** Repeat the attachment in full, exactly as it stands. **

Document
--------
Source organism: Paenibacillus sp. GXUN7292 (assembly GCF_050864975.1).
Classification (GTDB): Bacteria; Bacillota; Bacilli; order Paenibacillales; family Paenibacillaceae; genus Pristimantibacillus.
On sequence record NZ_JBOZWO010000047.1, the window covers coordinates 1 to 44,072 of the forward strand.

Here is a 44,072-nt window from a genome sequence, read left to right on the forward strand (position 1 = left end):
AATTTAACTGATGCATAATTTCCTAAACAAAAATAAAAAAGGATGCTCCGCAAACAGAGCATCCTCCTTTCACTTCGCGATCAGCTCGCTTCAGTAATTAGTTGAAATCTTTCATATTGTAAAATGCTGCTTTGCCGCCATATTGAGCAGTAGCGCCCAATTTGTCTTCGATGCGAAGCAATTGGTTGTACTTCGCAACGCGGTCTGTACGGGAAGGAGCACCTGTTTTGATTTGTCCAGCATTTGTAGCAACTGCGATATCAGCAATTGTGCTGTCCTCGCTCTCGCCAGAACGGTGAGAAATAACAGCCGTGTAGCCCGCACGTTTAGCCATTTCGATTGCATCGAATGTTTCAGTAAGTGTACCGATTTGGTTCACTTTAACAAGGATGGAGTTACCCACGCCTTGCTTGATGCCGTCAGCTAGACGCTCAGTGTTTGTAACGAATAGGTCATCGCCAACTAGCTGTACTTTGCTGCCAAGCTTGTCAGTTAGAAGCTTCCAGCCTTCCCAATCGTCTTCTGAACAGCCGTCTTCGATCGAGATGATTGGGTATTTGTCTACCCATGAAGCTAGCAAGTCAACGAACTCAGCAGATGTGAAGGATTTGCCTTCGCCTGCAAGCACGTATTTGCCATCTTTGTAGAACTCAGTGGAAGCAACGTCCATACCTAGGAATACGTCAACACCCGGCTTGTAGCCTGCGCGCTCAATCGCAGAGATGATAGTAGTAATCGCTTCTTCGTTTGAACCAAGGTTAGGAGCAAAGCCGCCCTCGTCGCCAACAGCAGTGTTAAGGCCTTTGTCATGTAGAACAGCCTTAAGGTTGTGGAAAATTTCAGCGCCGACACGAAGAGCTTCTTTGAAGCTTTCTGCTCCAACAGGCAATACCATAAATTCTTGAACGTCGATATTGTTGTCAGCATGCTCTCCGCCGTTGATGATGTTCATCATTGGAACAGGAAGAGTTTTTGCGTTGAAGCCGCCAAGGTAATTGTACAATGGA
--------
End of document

Source organism: Paenibacillus sp. GXUN7292 (assembly GCF_050864975.1).
Classification (GTDB): Bacteria; Bacillota; Bacilli; order Paenibacillales; family Paenibacillaceae; genus Pristimantibacillus.
On sequence record NZ_JBOZWO010000047.1, the window covers coordinates 1 to 44,072 of the forward strand.

Here is a 44,072-nt window from a genome sequence, read left to right on the forward strand (position 1 = left end):
AATTTAACTGATGCATAATTTCCTAAACAAAAATAAAAAAGGATGCTCCGCAAACAGAGCATCCTCCTTTCACTTCGCGATCAGCTCGCTTCAGTAATTAGTTGAAATCTTTCATATTGTAAAATGCTGCTTTGCCGCCATATTGAGCAGTAGCGCCCAATTTGTCTTCGATGCGAAGCAATTGGTTGTACTTCGCAACGCGGTCTGTACGGGAAGGAGCACCTGTTTTGATTTGTCCAGCATTTGTAGCAACTGCGATATCAGCAATTGTGCTGTCCTCGCTCTCGCCAGAACGGTGAGAAATAACAGCCGTGTAGCCCGCACGTTTAGCCATTTCGATTGCATCGAATGTTTCAGTAAGTGTACCGATTTGGTTCACTTTAACAAGGATGGAGTTACCCACGCCTTGCTTGATGCCGTCAGCTAGACGCTCAGTGTTTGTAACGAATAGGTCATCGCCAACTAGCTGTACTTTGCTGCCAAGCTTGTCAGTTAGAAGCTTCCAGCCTTCCCAATCGTCTTCTGAACAGCCGTCTTCGATCGAGATGATTGGGTATTTGTCTACCCATGAAGCTAGCAAGTCAACGAACTCAGCAGATGTGAAGGATTTGCCTTCGCCTGCAAGCACGTATTTGCCATCTTTGTAGAACTCAGTGGAAGCAACGTCCATACCTAGGAATACGTCAACACCCGGCTTGTAGCCTGCGCGCTCAATCGCAGAGATGATAGTAGTAATCGCTTCTTCGTTTGAACCAAGGTTAGGAGCAAAGCCGCCCTCGTCGCCAACAGCAGTGTTAAGGCCTTTGTCATGTAGAACAGCCTTAAGGTTGTGGAAAATTTCAGCGCCGACACGAAGAGCTTCTTTGAAGCTTTCTGCTCCAACAGGCAATACCATAAATTCTTGAACGTCGATATTGTTGTCAGCATGCTCTCCGCCGTTGATGATGTTCATCATTGGAACAGGAAGAGTTTTTGCGTTGAAGCCGCCAAGGTAATTGTACAATGGA